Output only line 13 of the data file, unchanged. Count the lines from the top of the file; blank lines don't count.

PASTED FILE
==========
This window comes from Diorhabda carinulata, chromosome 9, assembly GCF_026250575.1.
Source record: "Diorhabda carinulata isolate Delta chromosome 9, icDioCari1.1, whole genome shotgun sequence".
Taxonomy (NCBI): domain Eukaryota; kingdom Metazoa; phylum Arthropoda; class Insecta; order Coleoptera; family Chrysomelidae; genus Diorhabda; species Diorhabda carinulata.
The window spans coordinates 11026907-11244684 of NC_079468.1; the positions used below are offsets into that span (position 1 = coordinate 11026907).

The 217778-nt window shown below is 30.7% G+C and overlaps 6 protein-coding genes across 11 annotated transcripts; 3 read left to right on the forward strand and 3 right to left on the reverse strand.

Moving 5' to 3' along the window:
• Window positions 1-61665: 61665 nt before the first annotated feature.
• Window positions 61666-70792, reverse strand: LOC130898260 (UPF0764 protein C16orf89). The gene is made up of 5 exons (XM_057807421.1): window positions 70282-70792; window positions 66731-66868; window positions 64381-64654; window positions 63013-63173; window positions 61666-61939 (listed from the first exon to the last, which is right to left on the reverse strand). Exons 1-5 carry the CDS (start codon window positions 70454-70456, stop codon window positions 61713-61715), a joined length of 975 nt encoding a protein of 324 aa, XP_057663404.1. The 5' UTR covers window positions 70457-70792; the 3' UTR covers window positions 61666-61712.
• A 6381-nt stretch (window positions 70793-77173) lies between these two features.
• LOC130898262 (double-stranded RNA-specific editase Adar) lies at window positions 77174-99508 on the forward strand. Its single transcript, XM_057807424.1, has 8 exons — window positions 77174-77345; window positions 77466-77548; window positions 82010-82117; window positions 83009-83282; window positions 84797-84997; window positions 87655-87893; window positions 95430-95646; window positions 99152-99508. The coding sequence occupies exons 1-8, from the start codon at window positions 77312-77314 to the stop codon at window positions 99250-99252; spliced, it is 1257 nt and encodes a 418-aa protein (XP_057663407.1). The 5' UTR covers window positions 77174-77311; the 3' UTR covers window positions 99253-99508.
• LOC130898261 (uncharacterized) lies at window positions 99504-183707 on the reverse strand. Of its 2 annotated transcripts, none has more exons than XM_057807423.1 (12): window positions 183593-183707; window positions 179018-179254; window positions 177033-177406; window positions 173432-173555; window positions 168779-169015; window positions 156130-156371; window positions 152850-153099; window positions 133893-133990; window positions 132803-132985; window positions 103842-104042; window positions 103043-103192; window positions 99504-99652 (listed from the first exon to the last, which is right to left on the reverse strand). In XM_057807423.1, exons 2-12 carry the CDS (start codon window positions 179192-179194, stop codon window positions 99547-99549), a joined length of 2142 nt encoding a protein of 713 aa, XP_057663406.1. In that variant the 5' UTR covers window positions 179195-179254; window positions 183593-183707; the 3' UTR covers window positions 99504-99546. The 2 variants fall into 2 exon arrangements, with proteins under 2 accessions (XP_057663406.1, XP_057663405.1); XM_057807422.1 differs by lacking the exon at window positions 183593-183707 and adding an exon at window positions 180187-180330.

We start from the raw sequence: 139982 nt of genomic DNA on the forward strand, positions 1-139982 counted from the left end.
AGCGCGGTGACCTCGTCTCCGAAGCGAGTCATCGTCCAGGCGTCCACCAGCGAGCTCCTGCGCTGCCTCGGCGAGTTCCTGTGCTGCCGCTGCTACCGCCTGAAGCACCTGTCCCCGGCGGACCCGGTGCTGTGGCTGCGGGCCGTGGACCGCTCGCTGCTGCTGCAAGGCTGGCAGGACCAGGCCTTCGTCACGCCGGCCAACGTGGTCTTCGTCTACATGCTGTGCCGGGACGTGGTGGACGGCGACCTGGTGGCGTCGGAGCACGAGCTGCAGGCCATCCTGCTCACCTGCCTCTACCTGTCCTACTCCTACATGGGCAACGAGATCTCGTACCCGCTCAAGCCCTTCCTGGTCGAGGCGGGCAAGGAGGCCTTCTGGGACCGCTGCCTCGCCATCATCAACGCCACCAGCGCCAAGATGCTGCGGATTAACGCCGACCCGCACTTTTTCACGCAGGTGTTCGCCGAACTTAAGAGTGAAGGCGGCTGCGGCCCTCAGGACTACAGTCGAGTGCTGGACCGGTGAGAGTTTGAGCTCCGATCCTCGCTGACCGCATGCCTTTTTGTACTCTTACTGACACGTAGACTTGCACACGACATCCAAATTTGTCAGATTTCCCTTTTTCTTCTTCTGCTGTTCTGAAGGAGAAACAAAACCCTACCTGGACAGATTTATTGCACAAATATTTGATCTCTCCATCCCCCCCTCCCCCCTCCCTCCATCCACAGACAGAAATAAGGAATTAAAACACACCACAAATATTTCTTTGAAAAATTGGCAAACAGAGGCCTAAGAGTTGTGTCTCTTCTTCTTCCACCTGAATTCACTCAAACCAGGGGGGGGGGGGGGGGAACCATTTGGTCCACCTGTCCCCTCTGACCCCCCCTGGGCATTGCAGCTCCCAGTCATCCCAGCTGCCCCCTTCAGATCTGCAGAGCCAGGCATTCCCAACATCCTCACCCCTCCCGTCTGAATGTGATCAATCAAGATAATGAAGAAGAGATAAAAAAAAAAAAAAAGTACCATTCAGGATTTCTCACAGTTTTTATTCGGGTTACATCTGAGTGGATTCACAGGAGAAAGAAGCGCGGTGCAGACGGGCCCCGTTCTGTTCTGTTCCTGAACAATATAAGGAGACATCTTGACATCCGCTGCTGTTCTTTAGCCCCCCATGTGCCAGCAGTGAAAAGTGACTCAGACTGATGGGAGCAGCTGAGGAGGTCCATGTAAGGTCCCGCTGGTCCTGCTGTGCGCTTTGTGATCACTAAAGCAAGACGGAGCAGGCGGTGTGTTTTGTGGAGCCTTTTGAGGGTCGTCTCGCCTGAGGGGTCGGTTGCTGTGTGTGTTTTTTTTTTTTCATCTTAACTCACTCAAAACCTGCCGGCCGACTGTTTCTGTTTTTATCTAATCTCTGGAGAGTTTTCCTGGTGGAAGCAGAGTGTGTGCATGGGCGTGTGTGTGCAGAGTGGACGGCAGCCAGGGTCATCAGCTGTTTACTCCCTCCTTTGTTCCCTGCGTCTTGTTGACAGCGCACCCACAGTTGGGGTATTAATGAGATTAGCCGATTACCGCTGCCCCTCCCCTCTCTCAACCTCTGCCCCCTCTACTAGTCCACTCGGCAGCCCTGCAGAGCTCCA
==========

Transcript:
AGCGCGGTGACCTCGTCTCCGAAGCGAGTCATCGTCCAGGCGTCCACCAGCGAGCTCCTGCGCTGCCTCGGCGAGTTCCTGTGCTGCCGCTGCTACCGCCTGAAGCACCTGTCCCCGGCGGACCCGGTGCTGTGGCTGCGGGCCGTGGACCGCTCGCTGCTGCTGCAAGGCTGGCAGGACCAGGCCTTCGTCACGCCGGCCAACGTGGTCTTCGTCTACATGCTGTGCCGGGACGTGGTGGACGGCGACCTGGTGGCGTCGGAGCACGAGCTGCAGGCCATCCTGCTCACCTGCCTCTACCTGTCCTACTCCTACATGGGCAACGAGATCTCGTACCCGCTCAAGCCCTTCCTGGTCGAGGCGGGCAAGGAGGCCTTCTGGGACCGCTGCCTCGCCATCATCAACGCCACCAGCGCCAAGATGCTGCGGATTAACGCCGACCCGCACTTTTTCACGCAGGTGTTCGCCGAACTTAAGAGTGAAGGCGGCTGCGGCCCTCAGGACTACAGTCGAGTGCTGGACCGGTGAGAGTTTGAGCTCCGATCCTCGCTGACCGCATGCCTTTTTGTACTCTTACTGACACGTAGACTTGCACACGACATCCAAATTTGTCAGATTTCCCTTTTTCTTCTTCTGCTGTTCTGAAGGAGAAACAAAACCCTACCTGGACAGATTTATTGCACAAATATTTGATCTCTCCATCCCCCCCTCCCCCCTCCCTCCATCCACAGACAGAAATAAGGAATTAAAACACACCACAAATATTTCTTTGAAAAATTGGCAAACAGAGGCCTAAGAGTTGTGTCTCTTCTTCTTCCACCTGAATTCACTCAAACCAGGGGGGGGGGGGGGGGAACCATTTGGTCCACCTGTCCCCTCTGACCCCCCCTGGGCATTGCAGCTCCCAGTCATCCCAGCTGCCCCCTTCAGATCTGCAGAGCCAGGCATTCCCAACATCCTCACCCCTCCCGTCTGAATGTGATCAATCAAGATAATGAAGAAGAGATAAAAAAAAAAAAAAAGTACCATTCAGGATTTCTCACAGTTTTTATTCGGGTTACATCTGAGTGGATTCACAGGAGAAAGAAGCGCGGTGCAGACGGGCCCCGTTCTGTTCTGTTCCTGAACAATATAAGGAGACATCTTGACATCCGCTGCTGTTCTTTAGCCCCCCATGTGCCAGCAGTGAAAAGTGACTCAGACTGATGGGAGCAGCTGAGGAGGTCCATGTAAGGTCCCGCTGGTCCTGCTGTGCGCTTTGTGATCACTAAAGCAAGACGGAGCAGGCGGTGTGTTTTGTGGAGCCTTTTGAGGGTCGTCTCGCCTGAGGGGTCGGTTGCTGTGTGTGTTTTTTTTTTTTCATCTTAACTCACTCAAAACCTGCCGGCCGACTGTTTCTGTTTTTATCTAATCTCTGGAGAGTTTTCCTGGTGGAAGCAGAGTGTGTGCATGGGCGTGTGTGTGCAGAGTGGACGGCAGCCAGGGTCATCAGCTGTTTACTCCCTCCTTTGTTCCCTGCGTCTTGTTGACAGCGCACCCACAGTTGGGGTATTAATGAGATTAGCCGATTACCGCTGCCCCTCCCCTCTCTCAACCTCTGCCCCCTCTACTAGTCCACTCGGCAGCCCTGCAGAGCTCCA